During the latest talk show of the informal all-Roma team “Ame Panzh” a very personal subject was in the spotlight: the mental health of Romani people. Joci Marton, Nikolett Suha, Laci Farkas and Judit Ignacz under Boglarka Fedorko’s moderation wheeled the problem of the above average psychological difficulties Romani people have to cope with and what their strategies for dealing with them are.
It is a well known fact from different studies that Romani people have a higher probability of developing mental issues than non-Romani people. Discrimination, inequality experienced at all levels of life, desperation, unemployment etc. increase the chance of developing such illnesses as anxiety, depression, drug usage and mental conditions. On the other hand and in addition to their desperate circumstances, Romani people also have to bear the weight of social expectations.
First, Judit Ignacz talked about the double social standards: Romani people are very often blamed for not having personally shouldered or backed the emancipation of Roma. It is an explicit and implicit expectation on the part of majority society that Romani people should work for their own Roma communities. Sometimes Romani intellectuals are expected to go back to the village where they came from and help their “own” people. It is also expected of a Romani intellectuals to both know what the problems are and to be able to solve those. It is majority society that sets up these expectations for Romani people but they do not impose such expectations on other
members of the society. A non-Romani person usually is not expected to be able to sort out 50-100 years old problems of social inequality on their own. These expectations must be burdening even for those people who do want to help Romani communities. Everybody needs a break sometimes.
According to Niki Suha it is also very harmful if someone unintentionally – and often driven by stereotypes – pigeonholes oneself in the role of the overachiever Roma as Niki did for years. It is rather easy to become a servant to this pressure to perform and, furthermore, attempts to escape poverty gives rise to the feeling of remorse prompted by the fact that one lives in a different reality than the onethey were brought up in.
With regards to minority groups, the impostor syndrome is very typical according to Joci Marton. He has observed on several occasions that once he expresses an opinion on a topic unrelated to the Roma “subject”, he is questioned straight away and his opinion is regarded irrelevant in the eyes of many people. Romani youth are usually prone to think that their personal development was a result of different integration and catch up programs despite the fact that it was them who wrote essays and passed tests. It is hard for them to believe in their abilities and talent until they encounter similar role models in the media. Joci Marton also highlighted that it would be a good idea to create social spaces and communities where Romani youth could support each and acknowledge each other.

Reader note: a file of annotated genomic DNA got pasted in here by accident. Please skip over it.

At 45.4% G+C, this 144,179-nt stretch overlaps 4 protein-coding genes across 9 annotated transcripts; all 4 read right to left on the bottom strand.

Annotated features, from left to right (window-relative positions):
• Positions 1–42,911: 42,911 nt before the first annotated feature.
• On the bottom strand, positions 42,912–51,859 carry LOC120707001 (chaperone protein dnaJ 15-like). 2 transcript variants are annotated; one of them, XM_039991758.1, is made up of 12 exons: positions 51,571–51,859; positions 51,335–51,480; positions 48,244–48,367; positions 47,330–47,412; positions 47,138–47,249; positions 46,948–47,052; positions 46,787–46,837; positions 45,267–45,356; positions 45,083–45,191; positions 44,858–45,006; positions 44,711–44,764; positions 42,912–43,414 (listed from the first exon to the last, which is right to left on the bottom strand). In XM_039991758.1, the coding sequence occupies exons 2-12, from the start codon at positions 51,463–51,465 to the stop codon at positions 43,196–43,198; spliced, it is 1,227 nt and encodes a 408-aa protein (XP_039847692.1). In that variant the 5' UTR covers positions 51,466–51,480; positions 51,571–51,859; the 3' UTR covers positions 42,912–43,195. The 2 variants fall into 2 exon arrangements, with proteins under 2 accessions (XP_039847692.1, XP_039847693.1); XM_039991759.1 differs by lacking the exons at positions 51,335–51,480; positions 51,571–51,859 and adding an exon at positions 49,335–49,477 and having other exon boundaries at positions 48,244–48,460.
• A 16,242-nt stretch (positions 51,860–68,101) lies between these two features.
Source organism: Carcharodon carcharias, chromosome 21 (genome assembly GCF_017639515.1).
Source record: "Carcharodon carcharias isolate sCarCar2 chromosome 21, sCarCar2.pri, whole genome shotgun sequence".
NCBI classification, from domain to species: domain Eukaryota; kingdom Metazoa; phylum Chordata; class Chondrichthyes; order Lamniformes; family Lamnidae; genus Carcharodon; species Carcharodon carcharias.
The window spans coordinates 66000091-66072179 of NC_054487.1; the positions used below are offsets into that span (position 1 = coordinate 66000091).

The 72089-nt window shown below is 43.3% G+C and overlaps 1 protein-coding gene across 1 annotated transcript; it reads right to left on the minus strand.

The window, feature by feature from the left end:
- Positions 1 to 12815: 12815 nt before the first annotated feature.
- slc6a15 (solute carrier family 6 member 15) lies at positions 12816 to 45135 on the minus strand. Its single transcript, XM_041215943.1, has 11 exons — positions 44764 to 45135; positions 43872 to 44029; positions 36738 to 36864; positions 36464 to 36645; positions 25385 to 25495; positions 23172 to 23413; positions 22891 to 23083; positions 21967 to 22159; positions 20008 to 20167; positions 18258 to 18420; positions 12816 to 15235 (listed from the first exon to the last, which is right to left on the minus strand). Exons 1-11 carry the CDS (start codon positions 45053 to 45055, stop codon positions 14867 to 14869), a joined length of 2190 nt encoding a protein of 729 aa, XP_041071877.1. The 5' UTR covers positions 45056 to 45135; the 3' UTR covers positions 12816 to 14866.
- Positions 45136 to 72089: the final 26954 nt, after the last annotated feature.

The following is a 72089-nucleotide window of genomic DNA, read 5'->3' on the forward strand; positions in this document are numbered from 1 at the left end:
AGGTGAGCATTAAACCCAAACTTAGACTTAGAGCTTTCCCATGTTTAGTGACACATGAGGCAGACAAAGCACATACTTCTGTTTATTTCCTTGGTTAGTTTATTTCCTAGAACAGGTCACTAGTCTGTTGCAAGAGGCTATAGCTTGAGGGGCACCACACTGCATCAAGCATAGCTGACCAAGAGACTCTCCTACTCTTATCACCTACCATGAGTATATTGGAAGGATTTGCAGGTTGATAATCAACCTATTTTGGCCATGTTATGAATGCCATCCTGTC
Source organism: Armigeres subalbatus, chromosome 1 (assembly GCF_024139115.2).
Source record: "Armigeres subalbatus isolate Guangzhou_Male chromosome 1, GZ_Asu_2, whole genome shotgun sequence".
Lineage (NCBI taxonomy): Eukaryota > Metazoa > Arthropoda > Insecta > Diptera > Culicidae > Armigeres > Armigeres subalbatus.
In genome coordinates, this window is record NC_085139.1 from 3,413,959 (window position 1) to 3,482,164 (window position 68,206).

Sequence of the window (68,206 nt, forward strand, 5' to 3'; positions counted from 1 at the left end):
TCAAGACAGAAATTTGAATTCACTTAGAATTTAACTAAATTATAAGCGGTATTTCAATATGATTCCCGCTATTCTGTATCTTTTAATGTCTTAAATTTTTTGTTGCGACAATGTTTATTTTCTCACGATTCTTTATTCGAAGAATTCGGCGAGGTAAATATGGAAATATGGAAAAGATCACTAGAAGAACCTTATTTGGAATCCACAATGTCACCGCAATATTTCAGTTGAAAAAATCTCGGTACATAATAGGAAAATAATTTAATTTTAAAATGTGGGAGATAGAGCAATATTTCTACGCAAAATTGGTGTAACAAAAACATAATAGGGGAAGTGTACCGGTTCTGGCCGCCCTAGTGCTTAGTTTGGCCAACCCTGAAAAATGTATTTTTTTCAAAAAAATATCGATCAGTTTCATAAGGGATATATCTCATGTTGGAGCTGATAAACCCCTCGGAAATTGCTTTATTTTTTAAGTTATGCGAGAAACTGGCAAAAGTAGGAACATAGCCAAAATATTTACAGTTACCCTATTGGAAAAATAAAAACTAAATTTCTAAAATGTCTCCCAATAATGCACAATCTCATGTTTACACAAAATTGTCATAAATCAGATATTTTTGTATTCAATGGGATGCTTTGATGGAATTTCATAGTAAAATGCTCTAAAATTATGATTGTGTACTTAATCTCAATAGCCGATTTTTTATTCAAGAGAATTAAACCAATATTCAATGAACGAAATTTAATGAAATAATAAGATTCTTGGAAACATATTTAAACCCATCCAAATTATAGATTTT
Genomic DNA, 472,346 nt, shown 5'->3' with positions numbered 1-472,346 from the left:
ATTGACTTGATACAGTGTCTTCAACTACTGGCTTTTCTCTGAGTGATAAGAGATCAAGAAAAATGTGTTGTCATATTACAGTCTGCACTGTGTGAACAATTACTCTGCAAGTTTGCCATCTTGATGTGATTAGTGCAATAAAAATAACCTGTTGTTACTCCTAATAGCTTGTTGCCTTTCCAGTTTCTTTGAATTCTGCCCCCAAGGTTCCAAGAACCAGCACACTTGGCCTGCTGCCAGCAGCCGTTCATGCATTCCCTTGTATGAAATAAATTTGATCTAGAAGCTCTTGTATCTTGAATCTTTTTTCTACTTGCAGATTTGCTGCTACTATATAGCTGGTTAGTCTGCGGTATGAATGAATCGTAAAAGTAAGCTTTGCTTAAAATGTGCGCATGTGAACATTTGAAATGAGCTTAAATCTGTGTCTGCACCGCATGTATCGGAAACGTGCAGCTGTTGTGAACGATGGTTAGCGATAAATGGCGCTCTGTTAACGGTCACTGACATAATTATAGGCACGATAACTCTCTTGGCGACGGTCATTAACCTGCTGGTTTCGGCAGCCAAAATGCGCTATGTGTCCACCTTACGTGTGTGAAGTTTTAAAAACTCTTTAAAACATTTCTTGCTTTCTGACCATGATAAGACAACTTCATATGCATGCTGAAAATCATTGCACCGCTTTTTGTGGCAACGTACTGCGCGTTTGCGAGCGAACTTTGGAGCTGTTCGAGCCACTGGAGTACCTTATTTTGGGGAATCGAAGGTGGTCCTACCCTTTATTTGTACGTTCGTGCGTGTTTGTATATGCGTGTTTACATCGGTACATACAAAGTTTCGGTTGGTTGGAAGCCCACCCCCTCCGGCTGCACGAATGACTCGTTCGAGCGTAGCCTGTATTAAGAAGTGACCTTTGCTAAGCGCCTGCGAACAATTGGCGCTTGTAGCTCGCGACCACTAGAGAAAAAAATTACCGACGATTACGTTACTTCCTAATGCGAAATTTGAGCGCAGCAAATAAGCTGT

Laci Farkas talked about a certain sense of poverty which determines people’s thoughts even years after reaching a middle class social position. The pressure and anxiety caused by poverty can be manifested in the lack of consumer goods, unfortunately in these situations people keep focusing on what they lack and not on what they have already achieved. Of course, there is a custom to credit marginalized people’s inventiveness but this strategy is not a sustainable strategy of survival. The sense of struggle combined with the sense of exclusion is psychologically straining and politicians have also taken advantage of the feeling of desperation and resignation arising from social deprivation.
The subject of self-hatred and internalized racism was mentioned, too. Joci Marton argued that being a minority always involves an unnecessary urge to build identities according to the models of majority society. If negative sentiments against Romani people are high in the society, they will also copy and show negative feelings towards different Roma communities. This attitude produces Roma public figures who adjust their opinion to the opinion of the majority, highlighting the responsibility of Roma and playing down, or even denying the responsibility of majority society. Usually they fail to admit that this problem is a systemic problem.
Niki Suha also addressed the burnout syndrome which results from the previously mentioned burden of performance, the culture of submissiveness (the ‘yes man’ mentality), microaggression towards people belonging to any minority group, and the threat of excommunication. She claimed and highlighted the importance of being aware of our limit to know what kind of recovery each person requires. We have to learn to appreciate our achievements.
Judith Ignacz thinks it would be very important for Romani people to be aware of not only the importance of self-knowledge but also how the lacking of self-knowledge impacts mental health. The burdens of having ethnic minority origins should not be carried for years since such grievances are resolvable with the appropriate medical help.
The members of Ame Panzh listed several methods to sort this problem out: like developing self-knowledge, reading psychology-related publications or taking part in a therapy, having a quality time for ourselves, doing exercises and meditation, being honest to ourselves, and they also mentioned the importance of a safe and observing community.